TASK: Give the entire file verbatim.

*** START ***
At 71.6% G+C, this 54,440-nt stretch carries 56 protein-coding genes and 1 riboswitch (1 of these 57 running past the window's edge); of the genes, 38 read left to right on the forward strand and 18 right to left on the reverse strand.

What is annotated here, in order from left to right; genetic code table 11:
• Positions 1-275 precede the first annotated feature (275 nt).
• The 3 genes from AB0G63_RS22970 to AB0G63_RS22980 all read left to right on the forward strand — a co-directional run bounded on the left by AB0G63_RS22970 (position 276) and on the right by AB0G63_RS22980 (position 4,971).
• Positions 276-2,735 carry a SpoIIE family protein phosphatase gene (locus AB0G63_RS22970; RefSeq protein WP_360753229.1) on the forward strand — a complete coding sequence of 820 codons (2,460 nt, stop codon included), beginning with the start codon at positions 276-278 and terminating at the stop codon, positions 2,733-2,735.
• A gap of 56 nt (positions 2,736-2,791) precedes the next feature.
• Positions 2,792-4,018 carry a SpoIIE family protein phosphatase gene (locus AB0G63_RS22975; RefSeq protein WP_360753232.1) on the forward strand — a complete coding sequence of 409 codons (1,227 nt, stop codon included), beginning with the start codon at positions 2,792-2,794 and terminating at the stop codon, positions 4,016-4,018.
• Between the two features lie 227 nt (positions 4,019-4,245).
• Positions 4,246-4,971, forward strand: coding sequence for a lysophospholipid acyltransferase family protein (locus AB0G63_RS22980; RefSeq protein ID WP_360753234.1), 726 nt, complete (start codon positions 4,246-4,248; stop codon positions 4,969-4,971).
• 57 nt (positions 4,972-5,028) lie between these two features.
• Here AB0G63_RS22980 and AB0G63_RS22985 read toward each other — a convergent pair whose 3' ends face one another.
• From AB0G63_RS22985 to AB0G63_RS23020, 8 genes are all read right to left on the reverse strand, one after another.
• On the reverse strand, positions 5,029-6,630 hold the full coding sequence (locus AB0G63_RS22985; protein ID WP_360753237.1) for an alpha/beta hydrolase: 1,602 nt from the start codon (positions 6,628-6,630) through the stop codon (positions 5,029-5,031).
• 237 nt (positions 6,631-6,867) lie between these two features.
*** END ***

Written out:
At 71.6% G+C, this 54,440-nt stretch carries 56 protein-coding genes and 1 riboswitch (1 of these 57 running past the window's edge); of the genes, 38 read left to right on the forward strand and 18 right to left on the reverse strand.

What is annotated here, in order from left to right; genetic code table 11:
• Positions 1-275 precede the first annotated feature (275 nt).
• The 3 genes from AB0G63_RS22970 to AB0G63_RS22980 all read left to right on the forward strand — a co-directional run bounded on the left by AB0G63_RS22970 (position 276) and on the right by AB0G63_RS22980 (position 4,971).
• Positions 276-2,735 carry a SpoIIE family protein phosphatase gene (locus AB0G63_RS22970; RefSeq protein WP_360753229.1) on the forward strand — a complete coding sequence of 820 codons (2,460 nt, stop codon included), beginning with the start codon at positions 276-278 and terminating at the stop codon, positions 2,733-2,735.
• A gap of 56 nt (positions 2,736-2,791) precedes the next feature.
• Positions 2,792-4,018 carry a SpoIIE family protein phosphatase gene (locus AB0G63_RS22975; RefSeq protein WP_360753232.1) on the forward strand — a complete coding sequence of 409 codons (1,227 nt, stop codon included), beginning with the start codon at positions 2,792-2,794 and terminating at the stop codon, positions 4,016-4,018.
• Between the two features lie 227 nt (positions 4,019-4,245).
• Positions 4,246-4,971, forward strand: coding sequence for a lysophospholipid acyltransferase family protein (locus AB0G63_RS22980; RefSeq protein ID WP_360753234.1), 726 nt, complete (start codon positions 4,246-4,248; stop codon positions 4,969-4,971).
• 57 nt (positions 4,972-5,028) lie between these two features.
• Here AB0G63_RS22980 and AB0G63_RS22985 read toward each other — a convergent pair whose 3' ends face one another.
• From AB0G63_RS22985 to AB0G63_RS23020, 8 genes are all read right to left on the reverse strand, one after another.
• On the reverse strand, positions 5,029-6,630 hold the full coding sequence (locus AB0G63_RS22985; protein ID WP_360753237.1) for an alpha/beta hydrolase: 1,602 nt from the start codon (positions 6,628-6,630) through the stop codon (positions 5,029-5,031).
• 237 nt (positions 6,631-6,867) lie between these two features.